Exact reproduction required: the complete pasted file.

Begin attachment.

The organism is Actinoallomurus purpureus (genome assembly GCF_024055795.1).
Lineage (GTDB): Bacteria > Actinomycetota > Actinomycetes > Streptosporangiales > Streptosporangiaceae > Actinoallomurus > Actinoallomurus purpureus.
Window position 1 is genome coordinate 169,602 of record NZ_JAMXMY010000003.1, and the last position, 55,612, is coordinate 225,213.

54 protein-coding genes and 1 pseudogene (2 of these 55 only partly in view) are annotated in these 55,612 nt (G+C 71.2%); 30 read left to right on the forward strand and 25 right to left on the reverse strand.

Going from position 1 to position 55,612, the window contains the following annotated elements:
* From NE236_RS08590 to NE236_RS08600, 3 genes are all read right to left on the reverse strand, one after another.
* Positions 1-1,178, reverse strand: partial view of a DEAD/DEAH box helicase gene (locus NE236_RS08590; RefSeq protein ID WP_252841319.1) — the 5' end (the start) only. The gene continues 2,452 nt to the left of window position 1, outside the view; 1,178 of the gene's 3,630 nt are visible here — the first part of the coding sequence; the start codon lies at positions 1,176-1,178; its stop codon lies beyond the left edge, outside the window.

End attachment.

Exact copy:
The organism is Actinoallomurus purpureus (genome assembly GCF_024055795.1).
Lineage (GTDB): Bacteria > Actinomycetota > Actinomycetes > Streptosporangiales > Streptosporangiaceae > Actinoallomurus > Actinoallomurus purpureus.
Window position 1 is genome coordinate 169,602 of record NZ_JAMXMY010000003.1, and the last position, 55,612, is coordinate 225,213.

54 protein-coding genes and 1 pseudogene (2 of these 55 only partly in view) are annotated in these 55,612 nt (G+C 71.2%); 30 read left to right on the forward strand and 25 right to left on the reverse strand.

Going from position 1 to position 55,612, the window contains the following annotated elements:
* From NE236_RS08590 to NE236_RS08600, 3 genes are all read right to left on the reverse strand, one after another.
* Positions 1-1,178, reverse strand: partial view of a DEAD/DEAH box helicase gene (locus NE236_RS08590; RefSeq protein ID WP_252841319.1) — the 5' end (the start) only. The gene continues 2,452 nt to the left of window position 1, outside the view; 1,178 of the gene's 3,630 nt are visible here — the first part of the coding sequence; the start codon lies at positions 1,176-1,178; its stop codon lies beyond the left edge, outside the window.